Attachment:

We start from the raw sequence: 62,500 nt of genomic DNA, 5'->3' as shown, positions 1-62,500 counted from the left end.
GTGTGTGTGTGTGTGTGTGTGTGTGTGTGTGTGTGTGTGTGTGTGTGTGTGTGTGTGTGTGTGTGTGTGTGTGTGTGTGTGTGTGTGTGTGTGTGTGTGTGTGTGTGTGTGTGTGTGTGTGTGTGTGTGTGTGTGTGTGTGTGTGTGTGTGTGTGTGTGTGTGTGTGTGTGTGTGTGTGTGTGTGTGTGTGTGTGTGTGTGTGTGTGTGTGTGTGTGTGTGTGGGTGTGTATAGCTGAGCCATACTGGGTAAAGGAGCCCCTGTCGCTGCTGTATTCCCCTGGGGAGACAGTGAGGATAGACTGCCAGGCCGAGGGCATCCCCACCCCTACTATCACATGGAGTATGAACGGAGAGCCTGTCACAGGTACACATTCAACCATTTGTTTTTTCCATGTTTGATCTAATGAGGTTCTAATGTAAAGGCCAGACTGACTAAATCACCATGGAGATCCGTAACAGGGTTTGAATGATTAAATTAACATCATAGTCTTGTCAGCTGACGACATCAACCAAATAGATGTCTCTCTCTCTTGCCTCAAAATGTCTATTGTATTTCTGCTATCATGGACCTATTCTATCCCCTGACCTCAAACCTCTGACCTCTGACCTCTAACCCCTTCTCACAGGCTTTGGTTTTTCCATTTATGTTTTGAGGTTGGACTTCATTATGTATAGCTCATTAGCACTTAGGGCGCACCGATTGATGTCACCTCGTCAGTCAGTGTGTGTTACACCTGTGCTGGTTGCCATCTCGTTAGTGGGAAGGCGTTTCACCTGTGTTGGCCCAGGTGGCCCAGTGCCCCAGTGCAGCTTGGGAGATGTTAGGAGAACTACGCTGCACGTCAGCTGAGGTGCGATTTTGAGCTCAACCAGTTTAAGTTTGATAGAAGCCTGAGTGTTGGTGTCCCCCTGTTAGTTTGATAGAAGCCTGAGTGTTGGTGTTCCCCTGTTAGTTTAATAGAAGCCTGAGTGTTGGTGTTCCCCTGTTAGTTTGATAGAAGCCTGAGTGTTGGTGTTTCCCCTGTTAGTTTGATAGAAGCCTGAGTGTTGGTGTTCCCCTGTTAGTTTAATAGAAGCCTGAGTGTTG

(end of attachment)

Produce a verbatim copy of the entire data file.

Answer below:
We start from the raw sequence: 62,500 nt of genomic DNA, 5'->3' as shown, positions 1-62,500 counted from the left end.
GTGTGTGTGTGTGTGTGTGTGTGTGTGTGTGTGTGTGTGTGTGTGTGTGTGTGTGTGTGTGTGTGTGTGTGTGTGTGTGTGTGTGTGTGTGTGTGTGTGTGTGTGTGTGTGTGTGTGTGTGTGTGTGTGTGTGTGTGTGTGTGTGTGTGTGTGTGTGTGTGTGTGTGTGTGTGTGTGTGTGTGTGTGTGTGTGTGTGTGTGTGTGTGTGTGTGTGTGTGTGTGGGTGTGTATAGCTGAGCCATACTGGGTAAAGGAGCCCCTGTCGCTGCTGTATTCCCCTGGGGAGACAGTGAGGATAGACTGCCAGGCCGAGGGCATCCCCACCCCTACTATCACATGGAGTATGAACGGAGAGCCTGTCACAGGTACACATTCAACCATTTGTTTTTTCCATGTTTGATCTAATGAGGTTCTAATGTAAAGGCCAGACTGACTAAATCACCATGGAGATCCGTAACAGGGTTTGAATGATTAAATTAACATCATAGTCTTGTCAGCTGACGACATCAACCAAATAGATGTCTCTCTCTCTTGCCTCAAAATGTCTATTGTATTTCTGCTATCATGGACCTATTCTATCCCCTGACCTCAAACCTCTGACCTCTGACCTCTAACCCCTTCTCACAGGCTTTGGTTTTTCCATTTATGTTTTGAGGTTGGACTTCATTATGTATAGCTCATTAGCACTTAGGGCGCACCGATTGATGTCACCTCGTCAGTCAGTGTGTGTTACACCTGTGCTGGTTGCCATCTCGTTAGTGGGAAGGCGTTTCACCTGTGTTGGCCCAGGTGGCCCAGTGCCCCAGTGCAGCTTGGGAGATGTTAGGAGAACTACGCTGCACGTCAGCTGAGGTGCGATTTTGAGCTCAACCAGTTTAAGTTTGATAGAAGCCTGAGTGTTGGTGTCCCCCTGTTAGTTTGATAGAAGCCTGAGTGTTGGTGTTCCCCTGTTAGTTTAATAGAAGCCTGAGTGTTGGTGTTCCCCTGTTAGTTTGATAGAAGCCTGAGTGTTGGTGTTTCCCCTGTTAGTTTGATAGAAGCCTGAGTGTTGGTGTTCCCCTGTTAGTTTAATAGAAGCCTGAGTGTTG